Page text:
I’m probably still holding a grudge against Bro. McConkie for giving me a B+ in his D&C class. The shame…..

  42. Kingsley
    July 1, 2004 at 5:53 pm

    Danithew: No hyperbole on my part: it’s a famous story. 7 hours, 1 verse. I just ran across it the other day, I’ll see if I can find it for you. I think it crops up in a number of places.

  43. July 1, 2004 at 6:22 pm


    I’d love to get my little mitts on that verse discussion when you get the chance. I’m still very curious to know what verse he was discussing. Wow!

    I’ve heard of Jewish scholars who would spend a month on a particular verse or paragraph of scriptural text. I suppose overkill is a possibility but at the same time I can’t imagine that taking scripture that seriously is an entirely bad thing either. If a record is kept of that kind of study, then those seven hours of discussion or that month of study can benefit a lot of people, over a period of generations, with the insights that are garnered.

    I sometimes wonder what it would be like to take a semester-long Book of Mormon class on the First Book of Nephi, the Allegory of Zenos, the Book of Mormon Isaiah chapters or perhaps even on the war chapters in the last third of Alma. We could focus more on portions of scripture if we tried. The material is certainly profound enough and we’re getting to a point where scholarly commentary and articles on particular portions of Book of Mormon scripture are sufficient to support that kind of emphasis and focus.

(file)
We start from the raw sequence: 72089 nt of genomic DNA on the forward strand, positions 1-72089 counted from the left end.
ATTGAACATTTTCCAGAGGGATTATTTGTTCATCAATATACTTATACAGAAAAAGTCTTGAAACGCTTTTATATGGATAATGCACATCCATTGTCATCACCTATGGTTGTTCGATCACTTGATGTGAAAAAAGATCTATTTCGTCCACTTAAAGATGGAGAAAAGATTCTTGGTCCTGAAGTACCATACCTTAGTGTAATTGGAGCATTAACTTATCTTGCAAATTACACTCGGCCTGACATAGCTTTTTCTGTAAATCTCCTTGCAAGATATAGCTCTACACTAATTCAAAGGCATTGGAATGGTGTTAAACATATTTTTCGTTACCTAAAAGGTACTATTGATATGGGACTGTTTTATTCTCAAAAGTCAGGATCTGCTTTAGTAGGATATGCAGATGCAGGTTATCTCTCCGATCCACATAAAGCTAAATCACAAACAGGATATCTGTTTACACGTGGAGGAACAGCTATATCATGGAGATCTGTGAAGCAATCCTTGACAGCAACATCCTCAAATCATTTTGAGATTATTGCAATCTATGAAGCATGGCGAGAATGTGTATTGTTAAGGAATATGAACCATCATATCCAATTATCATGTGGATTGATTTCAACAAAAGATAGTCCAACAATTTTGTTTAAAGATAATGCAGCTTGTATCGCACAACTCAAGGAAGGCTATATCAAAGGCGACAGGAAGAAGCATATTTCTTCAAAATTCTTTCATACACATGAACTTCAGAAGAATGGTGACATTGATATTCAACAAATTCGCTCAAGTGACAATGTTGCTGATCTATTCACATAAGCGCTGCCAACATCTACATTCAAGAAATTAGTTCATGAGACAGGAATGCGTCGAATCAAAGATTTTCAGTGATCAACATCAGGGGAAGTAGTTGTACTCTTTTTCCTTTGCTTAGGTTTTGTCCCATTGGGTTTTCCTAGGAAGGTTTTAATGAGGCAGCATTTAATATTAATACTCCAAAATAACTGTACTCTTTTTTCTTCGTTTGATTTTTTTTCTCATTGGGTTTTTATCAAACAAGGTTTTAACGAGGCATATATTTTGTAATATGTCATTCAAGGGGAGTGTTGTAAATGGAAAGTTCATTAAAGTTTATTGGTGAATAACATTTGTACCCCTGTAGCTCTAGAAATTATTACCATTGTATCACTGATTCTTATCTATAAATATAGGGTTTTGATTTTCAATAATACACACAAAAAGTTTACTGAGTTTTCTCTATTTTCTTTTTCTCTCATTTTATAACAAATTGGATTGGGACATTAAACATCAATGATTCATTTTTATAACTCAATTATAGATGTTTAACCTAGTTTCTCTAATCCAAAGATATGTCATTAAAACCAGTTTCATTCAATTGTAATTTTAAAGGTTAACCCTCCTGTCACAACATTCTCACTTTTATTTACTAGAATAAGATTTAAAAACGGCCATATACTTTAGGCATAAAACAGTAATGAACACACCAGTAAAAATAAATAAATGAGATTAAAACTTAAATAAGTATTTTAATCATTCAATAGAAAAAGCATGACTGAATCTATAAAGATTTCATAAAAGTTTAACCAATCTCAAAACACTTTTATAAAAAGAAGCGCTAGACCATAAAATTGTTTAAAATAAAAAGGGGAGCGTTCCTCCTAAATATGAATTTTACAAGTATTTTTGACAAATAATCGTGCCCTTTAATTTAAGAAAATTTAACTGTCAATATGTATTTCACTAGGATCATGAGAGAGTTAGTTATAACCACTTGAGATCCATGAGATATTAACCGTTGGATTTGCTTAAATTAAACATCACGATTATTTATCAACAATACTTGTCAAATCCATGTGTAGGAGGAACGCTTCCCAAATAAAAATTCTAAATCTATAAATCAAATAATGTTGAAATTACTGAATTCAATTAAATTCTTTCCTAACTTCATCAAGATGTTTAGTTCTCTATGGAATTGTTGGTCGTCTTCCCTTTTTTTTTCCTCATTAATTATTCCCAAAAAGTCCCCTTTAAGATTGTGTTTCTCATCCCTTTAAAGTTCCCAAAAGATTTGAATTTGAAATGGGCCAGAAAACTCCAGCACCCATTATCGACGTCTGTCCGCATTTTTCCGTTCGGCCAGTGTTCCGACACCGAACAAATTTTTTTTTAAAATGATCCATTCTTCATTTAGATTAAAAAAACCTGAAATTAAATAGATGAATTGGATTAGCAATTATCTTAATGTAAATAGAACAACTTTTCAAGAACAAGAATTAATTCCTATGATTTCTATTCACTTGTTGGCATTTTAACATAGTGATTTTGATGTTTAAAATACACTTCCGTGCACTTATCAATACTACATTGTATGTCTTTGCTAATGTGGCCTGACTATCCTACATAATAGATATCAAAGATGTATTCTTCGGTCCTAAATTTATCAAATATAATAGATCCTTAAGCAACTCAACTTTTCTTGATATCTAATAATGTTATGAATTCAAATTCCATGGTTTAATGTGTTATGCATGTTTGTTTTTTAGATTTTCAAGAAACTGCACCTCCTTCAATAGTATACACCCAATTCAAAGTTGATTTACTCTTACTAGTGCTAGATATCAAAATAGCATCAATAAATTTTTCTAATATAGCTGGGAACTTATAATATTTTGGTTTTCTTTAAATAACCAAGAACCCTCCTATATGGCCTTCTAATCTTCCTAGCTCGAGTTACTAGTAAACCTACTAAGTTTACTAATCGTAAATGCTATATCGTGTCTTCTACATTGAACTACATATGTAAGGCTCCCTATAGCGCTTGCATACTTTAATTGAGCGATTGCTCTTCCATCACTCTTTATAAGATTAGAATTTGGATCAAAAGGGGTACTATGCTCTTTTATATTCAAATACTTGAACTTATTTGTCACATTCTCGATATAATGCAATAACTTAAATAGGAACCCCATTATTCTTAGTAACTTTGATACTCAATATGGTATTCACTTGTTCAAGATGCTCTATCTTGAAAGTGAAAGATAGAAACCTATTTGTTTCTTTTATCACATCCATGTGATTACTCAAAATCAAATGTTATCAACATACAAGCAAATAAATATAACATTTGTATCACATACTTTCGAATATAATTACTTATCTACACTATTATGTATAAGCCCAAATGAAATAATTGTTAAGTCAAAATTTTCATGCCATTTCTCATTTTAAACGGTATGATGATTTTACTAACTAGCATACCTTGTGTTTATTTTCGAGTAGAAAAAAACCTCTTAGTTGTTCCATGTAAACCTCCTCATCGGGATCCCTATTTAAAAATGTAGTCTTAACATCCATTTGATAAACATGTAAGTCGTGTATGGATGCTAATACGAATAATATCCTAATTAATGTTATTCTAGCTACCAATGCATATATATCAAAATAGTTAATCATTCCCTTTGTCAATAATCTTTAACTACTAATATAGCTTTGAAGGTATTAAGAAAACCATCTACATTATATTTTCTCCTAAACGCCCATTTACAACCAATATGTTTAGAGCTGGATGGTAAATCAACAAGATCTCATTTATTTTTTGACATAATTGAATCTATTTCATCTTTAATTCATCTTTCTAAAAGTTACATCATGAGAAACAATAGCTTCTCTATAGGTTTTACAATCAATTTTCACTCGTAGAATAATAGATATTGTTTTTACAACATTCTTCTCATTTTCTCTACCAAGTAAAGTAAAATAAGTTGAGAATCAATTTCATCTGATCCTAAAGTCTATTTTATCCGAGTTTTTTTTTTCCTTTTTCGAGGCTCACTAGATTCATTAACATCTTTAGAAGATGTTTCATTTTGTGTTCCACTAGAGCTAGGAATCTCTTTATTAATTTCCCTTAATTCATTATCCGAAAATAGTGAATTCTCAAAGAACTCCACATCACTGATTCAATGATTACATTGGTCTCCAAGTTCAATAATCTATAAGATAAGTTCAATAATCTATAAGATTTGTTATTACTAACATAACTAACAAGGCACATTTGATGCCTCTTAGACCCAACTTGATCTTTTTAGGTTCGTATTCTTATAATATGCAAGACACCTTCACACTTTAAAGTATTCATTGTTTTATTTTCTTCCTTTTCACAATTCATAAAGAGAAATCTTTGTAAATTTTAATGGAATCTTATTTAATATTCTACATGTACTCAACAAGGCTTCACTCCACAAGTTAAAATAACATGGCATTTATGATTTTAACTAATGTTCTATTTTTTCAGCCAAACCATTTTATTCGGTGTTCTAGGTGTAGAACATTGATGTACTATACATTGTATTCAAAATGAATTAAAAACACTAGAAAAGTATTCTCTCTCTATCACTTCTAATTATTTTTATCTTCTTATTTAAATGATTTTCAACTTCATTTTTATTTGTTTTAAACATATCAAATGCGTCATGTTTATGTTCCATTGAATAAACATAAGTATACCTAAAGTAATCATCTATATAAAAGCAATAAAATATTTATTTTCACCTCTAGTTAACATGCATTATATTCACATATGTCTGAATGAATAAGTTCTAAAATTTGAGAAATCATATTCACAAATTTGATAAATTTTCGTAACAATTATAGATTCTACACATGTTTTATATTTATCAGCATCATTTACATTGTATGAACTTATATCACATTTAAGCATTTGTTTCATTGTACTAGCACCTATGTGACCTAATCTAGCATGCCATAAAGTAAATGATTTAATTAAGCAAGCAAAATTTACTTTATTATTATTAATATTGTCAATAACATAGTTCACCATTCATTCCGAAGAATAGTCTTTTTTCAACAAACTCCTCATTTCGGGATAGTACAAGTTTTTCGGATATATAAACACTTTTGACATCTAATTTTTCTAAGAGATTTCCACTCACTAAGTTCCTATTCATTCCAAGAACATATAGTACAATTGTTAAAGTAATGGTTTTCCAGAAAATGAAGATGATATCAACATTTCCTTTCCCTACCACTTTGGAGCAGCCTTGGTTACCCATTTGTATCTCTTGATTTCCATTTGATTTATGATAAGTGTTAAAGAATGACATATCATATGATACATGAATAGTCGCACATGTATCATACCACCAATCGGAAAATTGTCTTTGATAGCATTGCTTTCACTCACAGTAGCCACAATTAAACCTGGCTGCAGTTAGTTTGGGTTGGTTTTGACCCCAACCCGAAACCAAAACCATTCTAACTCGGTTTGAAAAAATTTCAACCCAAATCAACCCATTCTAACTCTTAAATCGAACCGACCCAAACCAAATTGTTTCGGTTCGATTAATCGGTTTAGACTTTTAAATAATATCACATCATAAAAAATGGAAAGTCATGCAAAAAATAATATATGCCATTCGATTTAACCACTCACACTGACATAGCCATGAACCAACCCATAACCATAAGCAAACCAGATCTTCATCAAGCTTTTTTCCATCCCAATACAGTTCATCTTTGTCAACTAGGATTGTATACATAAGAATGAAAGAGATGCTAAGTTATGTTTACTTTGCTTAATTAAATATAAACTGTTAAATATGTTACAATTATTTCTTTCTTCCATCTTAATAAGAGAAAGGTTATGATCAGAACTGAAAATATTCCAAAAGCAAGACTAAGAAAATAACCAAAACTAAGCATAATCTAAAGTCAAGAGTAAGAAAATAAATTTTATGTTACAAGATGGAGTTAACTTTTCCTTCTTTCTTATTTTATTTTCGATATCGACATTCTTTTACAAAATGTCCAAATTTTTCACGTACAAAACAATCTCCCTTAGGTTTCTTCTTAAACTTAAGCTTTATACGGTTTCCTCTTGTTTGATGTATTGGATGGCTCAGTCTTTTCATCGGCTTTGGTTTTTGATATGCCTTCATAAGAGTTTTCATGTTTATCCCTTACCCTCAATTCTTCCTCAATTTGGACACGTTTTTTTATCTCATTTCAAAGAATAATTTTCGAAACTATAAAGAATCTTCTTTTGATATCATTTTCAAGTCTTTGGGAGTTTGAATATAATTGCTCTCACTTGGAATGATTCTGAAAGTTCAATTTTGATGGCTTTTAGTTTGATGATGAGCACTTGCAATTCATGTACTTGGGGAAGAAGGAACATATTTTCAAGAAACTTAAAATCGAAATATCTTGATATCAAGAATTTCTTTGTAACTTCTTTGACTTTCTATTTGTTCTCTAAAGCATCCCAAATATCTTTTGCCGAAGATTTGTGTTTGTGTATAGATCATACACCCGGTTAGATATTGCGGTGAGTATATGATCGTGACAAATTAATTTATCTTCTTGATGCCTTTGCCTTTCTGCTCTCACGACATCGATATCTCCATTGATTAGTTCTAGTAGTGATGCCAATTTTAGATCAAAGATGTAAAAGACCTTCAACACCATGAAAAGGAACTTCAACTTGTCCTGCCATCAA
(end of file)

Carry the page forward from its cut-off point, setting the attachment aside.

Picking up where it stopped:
44. Kingsley
    July 1, 2004 at 8:24 pm

    Danithew: Instead of hunting around I emailed Prof. McConkie about it; I’ll let you know as soon as he responds (if he responds: he probably gets a lot of this sort of thing).

  45. Susan
    July 1, 2004 at 11:50 pm

    Back on Joseph McConkie again. His classes. I was a stay-at-home Mom at the time I encountered his teaching. Taking a class at the institute held at the stake house each week (back in Seattle) and way overpopulated. The room crowded with women attending each week. Within a month or so after Brother McConkie arrived at our institute and took over the class, it had to be cancelled for lack of attendance.

  46. Susan
    July 1, 2004 at 11:52 pm

    Back on Joseph McConkie again. His classes. I was a stay-at-home Mom at the time I encountered his teaching. Taking a class at the institute held at the stake house each week (back in Seattle) and way overpopulated. The room crowded with women attending each week. Within a month or so after Brother McConkie arrived at our institute and took over the class, it had to be cancelled for lack of attendance.